Modeling Integrated Helmets for Aviation
Award last edited on: 3/25/2008

Sponsored Program
Awarding Agency
DOD : Army
Total Award Amount
Award Phase
Solicitation Topic Code
Principal Investigator
Anand D Kasbekar

Company Information

Visual Sciences Inc

13450 Sunrise Valley Drive
Herndon, VA 20170
   (202) 595-0066
Location: Single
Congr. District: 11
County: Fairfax

Phase I

Contract Number: ----------
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Phase I year
Phase I Amount
Computational speed and hardware costs are no longer significant barriers to running complex simulations. Recent advances in non-linear finite element analysis (FEA) make it feasible to study complex interactions between protective equipment and the human body. VSI has devoted several years to developing realistic computer models of human heads for studying the contact interface between the face and protective masks like the M40. This effort has proven to be successful and has resulted in the ability to evaluate fit both visually and quantitatively in terms of contact pressures, deflections, and stresses. Similar to protective masks, understanding the interface between helmets and the human head is necessary to ensure proper fit with regard to Comfort, Protection, Performance and Compatibility (CPPC). These fit related issues are critical to current and future helmet designs. VSI proposes to leverage its prior research experience in developing FEA models of headforms and protective masks to develop an innovative system for studying how various helmet features and design parameters effect CPPC in aviator and other integrated helmet systems. The proposed research will utilize existing 3-dimensional human databases such as CAESAR to develop a large individual headform population and a few boundary figure headforms for simulated helmet testing. Optimal fit and protection of commercial helmet systems are essential in order to promote use and to minimize injury. Manufacturers of bicycle, motorcycle, football, hockey, skiing, aviation and a multitude of other type of protective helmets devote extensive amounts of time and money attempting to improve fit and performance of their helmets. The majority of this development is done by trial and error. The proposed research will result in a powerful simulation tool that can be used to evaluate and optimize new and existing helmet designs without the need for costly prototyping and experimental testing.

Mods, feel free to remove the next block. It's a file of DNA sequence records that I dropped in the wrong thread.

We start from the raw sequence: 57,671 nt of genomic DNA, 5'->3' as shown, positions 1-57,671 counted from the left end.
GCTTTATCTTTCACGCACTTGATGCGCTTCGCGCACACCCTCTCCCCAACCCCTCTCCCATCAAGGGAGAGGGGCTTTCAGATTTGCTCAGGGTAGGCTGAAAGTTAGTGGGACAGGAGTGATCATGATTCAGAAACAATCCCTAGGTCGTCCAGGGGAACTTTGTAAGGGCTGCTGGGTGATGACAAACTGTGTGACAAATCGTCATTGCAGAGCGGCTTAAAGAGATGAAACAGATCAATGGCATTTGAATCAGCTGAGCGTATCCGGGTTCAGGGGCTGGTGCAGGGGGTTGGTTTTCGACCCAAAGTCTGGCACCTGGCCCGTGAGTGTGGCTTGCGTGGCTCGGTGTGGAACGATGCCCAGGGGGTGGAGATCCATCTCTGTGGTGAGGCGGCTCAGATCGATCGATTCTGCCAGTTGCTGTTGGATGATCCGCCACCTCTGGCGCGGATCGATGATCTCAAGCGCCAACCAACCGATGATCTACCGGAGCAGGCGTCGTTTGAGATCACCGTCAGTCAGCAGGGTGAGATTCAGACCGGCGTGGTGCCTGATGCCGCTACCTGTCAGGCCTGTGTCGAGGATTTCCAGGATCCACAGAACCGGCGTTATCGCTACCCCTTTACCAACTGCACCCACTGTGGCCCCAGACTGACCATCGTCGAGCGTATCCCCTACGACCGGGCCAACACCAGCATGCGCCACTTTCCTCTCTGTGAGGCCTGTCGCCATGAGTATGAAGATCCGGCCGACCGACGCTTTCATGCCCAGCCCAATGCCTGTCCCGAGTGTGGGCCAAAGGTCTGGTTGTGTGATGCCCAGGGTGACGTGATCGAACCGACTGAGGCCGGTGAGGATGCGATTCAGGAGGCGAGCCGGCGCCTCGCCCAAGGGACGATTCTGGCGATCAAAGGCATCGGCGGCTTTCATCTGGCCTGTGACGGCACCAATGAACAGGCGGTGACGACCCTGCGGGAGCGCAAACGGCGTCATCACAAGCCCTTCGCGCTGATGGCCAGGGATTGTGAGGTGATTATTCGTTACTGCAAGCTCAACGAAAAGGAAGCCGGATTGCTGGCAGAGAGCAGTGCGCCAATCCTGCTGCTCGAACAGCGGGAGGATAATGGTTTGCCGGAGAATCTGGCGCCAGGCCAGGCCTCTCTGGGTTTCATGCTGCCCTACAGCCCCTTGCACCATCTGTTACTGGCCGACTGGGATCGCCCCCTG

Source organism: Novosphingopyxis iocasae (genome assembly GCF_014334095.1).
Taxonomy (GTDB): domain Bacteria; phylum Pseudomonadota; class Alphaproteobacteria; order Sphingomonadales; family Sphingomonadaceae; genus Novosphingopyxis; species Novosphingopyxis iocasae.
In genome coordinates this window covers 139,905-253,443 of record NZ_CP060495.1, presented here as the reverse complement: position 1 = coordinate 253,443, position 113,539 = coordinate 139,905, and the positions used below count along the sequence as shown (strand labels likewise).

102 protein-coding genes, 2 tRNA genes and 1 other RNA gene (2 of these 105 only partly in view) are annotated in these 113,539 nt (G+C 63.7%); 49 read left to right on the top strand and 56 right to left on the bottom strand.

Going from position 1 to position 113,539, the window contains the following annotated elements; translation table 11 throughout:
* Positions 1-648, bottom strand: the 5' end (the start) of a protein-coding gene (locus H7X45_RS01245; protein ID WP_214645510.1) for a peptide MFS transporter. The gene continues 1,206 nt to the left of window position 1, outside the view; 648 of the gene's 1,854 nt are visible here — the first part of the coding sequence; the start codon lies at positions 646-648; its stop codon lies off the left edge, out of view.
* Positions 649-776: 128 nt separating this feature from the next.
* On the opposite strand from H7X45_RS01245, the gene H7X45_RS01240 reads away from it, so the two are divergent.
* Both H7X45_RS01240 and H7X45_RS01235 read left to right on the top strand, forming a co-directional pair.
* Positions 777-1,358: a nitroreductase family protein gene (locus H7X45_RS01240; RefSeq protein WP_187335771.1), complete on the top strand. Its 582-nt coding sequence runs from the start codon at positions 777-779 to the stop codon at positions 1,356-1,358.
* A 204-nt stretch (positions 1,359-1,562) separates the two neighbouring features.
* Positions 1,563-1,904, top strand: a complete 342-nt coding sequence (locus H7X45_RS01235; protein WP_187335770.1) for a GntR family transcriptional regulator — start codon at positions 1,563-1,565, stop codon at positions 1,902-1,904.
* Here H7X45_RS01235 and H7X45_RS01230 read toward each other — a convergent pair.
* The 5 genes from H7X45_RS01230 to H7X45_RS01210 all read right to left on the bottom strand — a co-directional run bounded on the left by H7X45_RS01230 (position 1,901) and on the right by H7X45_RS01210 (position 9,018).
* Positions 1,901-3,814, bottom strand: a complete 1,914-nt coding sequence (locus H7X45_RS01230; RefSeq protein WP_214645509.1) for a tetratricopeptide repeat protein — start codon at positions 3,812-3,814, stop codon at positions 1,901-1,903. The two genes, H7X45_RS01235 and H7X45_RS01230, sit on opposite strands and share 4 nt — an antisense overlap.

Phase II

Contract Number: ----------
Start Date: ----    Completed: ----
Phase II year
Phase II Amount
The Army desires to develop advanced computer models of Aircrew Integrated Helmet Systems (AIHS), such as the HGU-56/P, for use on existing and future headform databases. These models must analyze the interrelationship between AIHS and headforms. Comfort, Protection, Performance and Compatibility (CPPC) evaluation of AIHS and ground forces helmets will be the primary objective. Visual Sciences, Inc. (VSI) will develop state-of-the-art finite element (FEA) models to achieve this objective. Protocols for simulated testing will be formulated to objectively assess CPPC using FEA models. VSI's Phase-I research focused on evaluating fit criteria and developing model concepts for the HGU-56/P. The proposed Phase-II research will develop practical tools to visually and quantitatively evaluate helmet fit on realistic digital headforms. These tools will facilitate design of head mounted equipment with optimal CPPC. VSI made significant advances to overcome technical hurdles and demonstrate key concepts during Phase-I program. This proposal presents a comprehensive Phase II research program to develop these concepts into practical working models for evaluating HGU-56/P and other military and commercial helmet systems. This research will significantly enhance the Army's capability to evaluate existing helmets and design new helmets using a representative sample population or a boundary figure subset of digital headforms. The technology developed under this program will compliment existing computer simulation work and significantly reduce time and cost associated with fitting, customization, and modification of helmet systems. These tools will not only assist in evaluating and improving current helmet systems, but also will greatly enhance the ability of the Army to design future personal protective equipment. Commercialization potential for the technology developed under this program is significant, as numerous industrial applications would benefit from the ability to cost effectively design and conduct simulated testing of new protective equipment in order to optimize comfort, safety and reliability at a minimal cost. The ability to simulate helmets performance will aid in the development and optimization of new helmet materials.